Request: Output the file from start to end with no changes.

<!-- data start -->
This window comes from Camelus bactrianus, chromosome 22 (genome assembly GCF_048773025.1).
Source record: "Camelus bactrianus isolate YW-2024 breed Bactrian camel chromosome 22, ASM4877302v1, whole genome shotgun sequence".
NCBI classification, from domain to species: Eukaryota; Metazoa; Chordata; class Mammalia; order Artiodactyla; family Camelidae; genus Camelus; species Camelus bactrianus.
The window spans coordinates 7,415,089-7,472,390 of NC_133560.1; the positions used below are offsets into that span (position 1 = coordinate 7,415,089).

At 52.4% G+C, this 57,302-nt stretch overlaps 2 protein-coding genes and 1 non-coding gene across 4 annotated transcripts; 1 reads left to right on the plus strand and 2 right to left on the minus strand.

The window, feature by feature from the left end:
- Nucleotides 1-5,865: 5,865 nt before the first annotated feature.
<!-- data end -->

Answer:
This window comes from Camelus bactrianus, chromosome 22 (genome assembly GCF_048773025.1).
Source record: "Camelus bactrianus isolate YW-2024 breed Bactrian camel chromosome 22, ASM4877302v1, whole genome shotgun sequence".
NCBI classification, from domain to species: Eukaryota; Metazoa; Chordata; class Mammalia; order Artiodactyla; family Camelidae; genus Camelus; species Camelus bactrianus.
The window spans coordinates 7,415,089-7,472,390 of NC_133560.1; the positions used below are offsets into that span (position 1 = coordinate 7,415,089).

At 52.4% G+C, this 57,302-nt stretch overlaps 2 protein-coding genes and 1 non-coding gene across 4 annotated transcripts; 1 reads left to right on the plus strand and 2 right to left on the minus strand.

The window, feature by feature from the left end:
- Nucleotides 1-5,865: 5,865 nt before the first annotated feature.